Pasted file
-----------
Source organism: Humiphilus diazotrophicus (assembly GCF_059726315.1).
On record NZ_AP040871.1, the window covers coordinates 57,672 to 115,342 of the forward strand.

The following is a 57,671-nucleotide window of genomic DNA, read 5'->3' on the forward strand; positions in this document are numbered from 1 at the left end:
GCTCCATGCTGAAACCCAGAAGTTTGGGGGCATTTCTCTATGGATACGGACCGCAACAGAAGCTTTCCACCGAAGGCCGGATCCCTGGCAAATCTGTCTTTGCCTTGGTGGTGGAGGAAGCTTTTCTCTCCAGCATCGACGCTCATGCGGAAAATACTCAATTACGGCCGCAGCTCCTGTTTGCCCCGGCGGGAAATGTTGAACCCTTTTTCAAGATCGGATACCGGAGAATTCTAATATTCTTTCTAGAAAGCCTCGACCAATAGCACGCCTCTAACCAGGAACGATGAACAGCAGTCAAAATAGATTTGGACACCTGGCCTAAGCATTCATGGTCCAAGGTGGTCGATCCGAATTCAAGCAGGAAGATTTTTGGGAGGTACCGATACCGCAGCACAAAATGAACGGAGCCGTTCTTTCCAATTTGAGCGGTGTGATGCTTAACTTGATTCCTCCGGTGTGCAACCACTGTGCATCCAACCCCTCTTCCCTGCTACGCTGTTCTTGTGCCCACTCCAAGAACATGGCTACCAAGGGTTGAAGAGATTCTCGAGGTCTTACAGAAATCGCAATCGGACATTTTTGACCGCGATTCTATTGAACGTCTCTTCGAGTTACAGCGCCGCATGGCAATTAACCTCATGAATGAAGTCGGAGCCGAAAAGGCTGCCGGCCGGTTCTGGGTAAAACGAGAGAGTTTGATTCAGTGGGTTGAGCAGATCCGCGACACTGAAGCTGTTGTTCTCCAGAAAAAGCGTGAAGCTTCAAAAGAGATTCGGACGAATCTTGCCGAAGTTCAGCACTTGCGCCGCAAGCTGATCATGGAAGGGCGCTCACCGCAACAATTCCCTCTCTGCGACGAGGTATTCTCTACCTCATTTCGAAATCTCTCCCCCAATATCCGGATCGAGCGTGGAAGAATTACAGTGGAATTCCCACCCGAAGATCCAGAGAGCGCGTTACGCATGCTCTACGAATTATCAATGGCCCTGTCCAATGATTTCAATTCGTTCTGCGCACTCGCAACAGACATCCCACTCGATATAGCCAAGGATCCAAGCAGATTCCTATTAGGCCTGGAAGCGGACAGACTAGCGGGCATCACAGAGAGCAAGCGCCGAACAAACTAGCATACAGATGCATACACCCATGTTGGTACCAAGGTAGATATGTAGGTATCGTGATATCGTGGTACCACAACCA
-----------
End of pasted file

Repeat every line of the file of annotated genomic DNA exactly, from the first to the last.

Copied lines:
Source organism: Humiphilus diazotrophicus (assembly GCF_059726315.1).
On record NZ_AP040871.1, the window covers coordinates 57,672 to 115,342 of the forward strand.

The following is a 57,671-nucleotide window of genomic DNA, read 5'->3' on the forward strand; positions in this document are numbered from 1 at the left end:
GCTCCATGCTGAAACCCAGAAGTTTGGGGGCATTTCTCTATGGATACGGACCGCAACAGAAGCTTTCCACCGAAGGCCGGATCCCTGGCAAATCTGTCTTTGCCTTGGTGGTGGAGGAAGCTTTTCTCTCCAGCATCGACGCTCATGCGGAAAATACTCAATTACGGCCGCAGCTCCTGTTTGCCCCGGCGGGAAATGTTGAACCCTTTTTCAAGATCGGATACCGGAGAATTCTAATATTCTTTCTAGAAAGCCTCGACCAATAGCACGCCTCTAACCAGGAACGATGAACAGCAGTCAAAATAGATTTGGACACCTGGCCTAAGCATTCATGGTCCAAGGTGGTCGATCCGAATTCAAGCAGGAAGATTTTTGGGAGGTACCGATACCGCAGCACAAAATGAACGGAGCCGTTCTTTCCAATTTGAGCGGTGTGATGCTTAACTTGATTCCTCCGGTGTGCAACCACTGTGCATCCAACCCCTCTTCCCTGCTACGCTGTTCTTGTGCCCACTCCAAGAACATGGCTACCAAGGGTTGAAGAGATTCTCGAGGTCTTACAGAAATCGCAATCGGACATTTTTGACCGCGATTCTATTGAACGTCTCTTCGAGTTACAGCGCCGCATGGCAATTAACCTCATGAATGAAGTCGGAGCCGAAAAGGCTGCCGGCCGGTTCTGGGTAAAACGAGAGAGTTTGATTCAGTGGGTTGAGCAGATCCGCGACACTGAAGCTGTTGTTCTCCAGAAAAAGCGTGAAGCTTCAAAAGAGATTCGGACGAATCTTGCCGAAGTTCAGCACTTGCGCCGCAAGCTGATCATGGAAGGGCGCTCACCGCAACAATTCCCTCTCTGCGACGAGGTATTCTCTACCTCATTTCGAAATCTCTCCCCCAATATCCGGATCGAGCGTGGAAGAATTACAGTGGAATTCCCACCCGAAGATCCAGAGAGCGCGTTACGCATGCTCTACGAATTATCAATGGCCCTGTCCAATGATTTCAATTCGTTCTGCGCACTCGCAACAGACATCCCACTCGATATAGCCAAGGATCCAAGCAGATTCCTATTAGGCCTGGAAGCGGACAGACTAGCGGGCATCACAGAGAGCAAGCGCCGAACAAACTAGCATACAGATGCATACACCCATGTTGGTACCAAGGTAGATATGTAGGTATCGTGATATCGTGGTACCACAACCA